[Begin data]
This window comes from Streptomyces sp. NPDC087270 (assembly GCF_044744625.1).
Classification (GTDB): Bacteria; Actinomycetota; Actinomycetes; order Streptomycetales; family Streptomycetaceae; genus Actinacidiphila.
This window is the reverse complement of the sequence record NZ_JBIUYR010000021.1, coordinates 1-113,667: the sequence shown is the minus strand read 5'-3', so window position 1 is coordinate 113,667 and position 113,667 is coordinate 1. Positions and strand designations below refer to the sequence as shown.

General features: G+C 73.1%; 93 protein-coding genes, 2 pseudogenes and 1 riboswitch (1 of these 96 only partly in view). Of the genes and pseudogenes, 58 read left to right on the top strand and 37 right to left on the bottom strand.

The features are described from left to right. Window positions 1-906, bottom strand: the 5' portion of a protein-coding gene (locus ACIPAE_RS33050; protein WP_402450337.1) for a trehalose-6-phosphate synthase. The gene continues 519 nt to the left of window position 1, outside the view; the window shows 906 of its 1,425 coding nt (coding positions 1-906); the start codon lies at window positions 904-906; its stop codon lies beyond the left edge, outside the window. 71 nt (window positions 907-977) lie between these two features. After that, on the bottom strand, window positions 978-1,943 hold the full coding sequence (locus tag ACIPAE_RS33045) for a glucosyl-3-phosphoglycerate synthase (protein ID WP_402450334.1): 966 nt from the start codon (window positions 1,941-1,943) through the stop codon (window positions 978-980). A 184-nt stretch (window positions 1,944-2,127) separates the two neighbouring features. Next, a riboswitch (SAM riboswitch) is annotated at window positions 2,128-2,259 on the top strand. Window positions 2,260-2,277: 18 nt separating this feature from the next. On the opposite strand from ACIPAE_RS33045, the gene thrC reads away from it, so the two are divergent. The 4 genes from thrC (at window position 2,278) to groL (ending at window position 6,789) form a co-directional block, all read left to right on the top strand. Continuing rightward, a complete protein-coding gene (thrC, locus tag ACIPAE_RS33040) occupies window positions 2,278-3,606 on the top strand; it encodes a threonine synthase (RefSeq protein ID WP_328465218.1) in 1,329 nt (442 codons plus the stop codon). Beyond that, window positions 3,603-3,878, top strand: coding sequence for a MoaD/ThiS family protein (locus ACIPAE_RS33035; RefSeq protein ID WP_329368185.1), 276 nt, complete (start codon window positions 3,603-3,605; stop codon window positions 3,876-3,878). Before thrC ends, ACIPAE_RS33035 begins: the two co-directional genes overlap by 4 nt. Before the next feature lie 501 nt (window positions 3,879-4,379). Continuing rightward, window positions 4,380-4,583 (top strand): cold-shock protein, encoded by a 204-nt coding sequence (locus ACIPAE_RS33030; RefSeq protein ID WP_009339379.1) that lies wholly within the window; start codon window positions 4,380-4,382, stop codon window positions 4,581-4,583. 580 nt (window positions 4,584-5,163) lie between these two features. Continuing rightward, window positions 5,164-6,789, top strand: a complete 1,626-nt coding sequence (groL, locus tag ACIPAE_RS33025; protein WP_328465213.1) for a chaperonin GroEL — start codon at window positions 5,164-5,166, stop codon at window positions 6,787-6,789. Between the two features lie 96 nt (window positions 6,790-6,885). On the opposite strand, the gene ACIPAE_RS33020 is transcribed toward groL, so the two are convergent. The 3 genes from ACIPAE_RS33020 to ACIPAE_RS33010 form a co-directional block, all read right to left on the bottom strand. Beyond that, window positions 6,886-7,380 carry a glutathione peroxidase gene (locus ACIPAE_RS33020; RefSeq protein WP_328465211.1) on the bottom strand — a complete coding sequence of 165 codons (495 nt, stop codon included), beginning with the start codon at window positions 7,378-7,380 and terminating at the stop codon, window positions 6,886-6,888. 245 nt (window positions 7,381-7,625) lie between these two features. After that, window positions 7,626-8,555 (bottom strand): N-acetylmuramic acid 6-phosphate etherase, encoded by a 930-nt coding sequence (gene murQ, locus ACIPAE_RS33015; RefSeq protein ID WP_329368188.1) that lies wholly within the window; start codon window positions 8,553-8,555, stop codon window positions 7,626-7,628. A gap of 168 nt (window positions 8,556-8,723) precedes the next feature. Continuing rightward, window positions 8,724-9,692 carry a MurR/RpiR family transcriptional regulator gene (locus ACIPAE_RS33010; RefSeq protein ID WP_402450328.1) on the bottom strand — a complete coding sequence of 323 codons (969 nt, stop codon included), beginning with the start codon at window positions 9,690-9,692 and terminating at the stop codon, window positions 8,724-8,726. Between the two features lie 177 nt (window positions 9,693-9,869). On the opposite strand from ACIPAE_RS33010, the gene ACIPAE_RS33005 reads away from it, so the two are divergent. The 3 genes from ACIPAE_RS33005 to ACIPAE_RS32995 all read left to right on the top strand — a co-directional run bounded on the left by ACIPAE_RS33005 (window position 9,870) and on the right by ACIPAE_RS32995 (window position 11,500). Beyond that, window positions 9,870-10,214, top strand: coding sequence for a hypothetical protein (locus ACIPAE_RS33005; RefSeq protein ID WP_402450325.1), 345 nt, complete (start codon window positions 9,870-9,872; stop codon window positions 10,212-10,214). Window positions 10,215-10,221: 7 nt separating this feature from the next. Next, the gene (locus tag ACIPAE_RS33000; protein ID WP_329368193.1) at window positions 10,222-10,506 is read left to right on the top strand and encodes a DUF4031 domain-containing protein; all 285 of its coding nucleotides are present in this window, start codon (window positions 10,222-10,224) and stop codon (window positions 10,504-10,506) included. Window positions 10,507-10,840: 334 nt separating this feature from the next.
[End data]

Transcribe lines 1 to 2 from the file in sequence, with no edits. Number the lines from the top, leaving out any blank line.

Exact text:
This window comes from Streptomyces sp. NPDC087270 (assembly GCF_044744625.1).
Classification (GTDB): Bacteria; Actinomycetota; Actinomycetes; order Streptomycetales; family Streptomycetaceae; genus Actinacidiphila.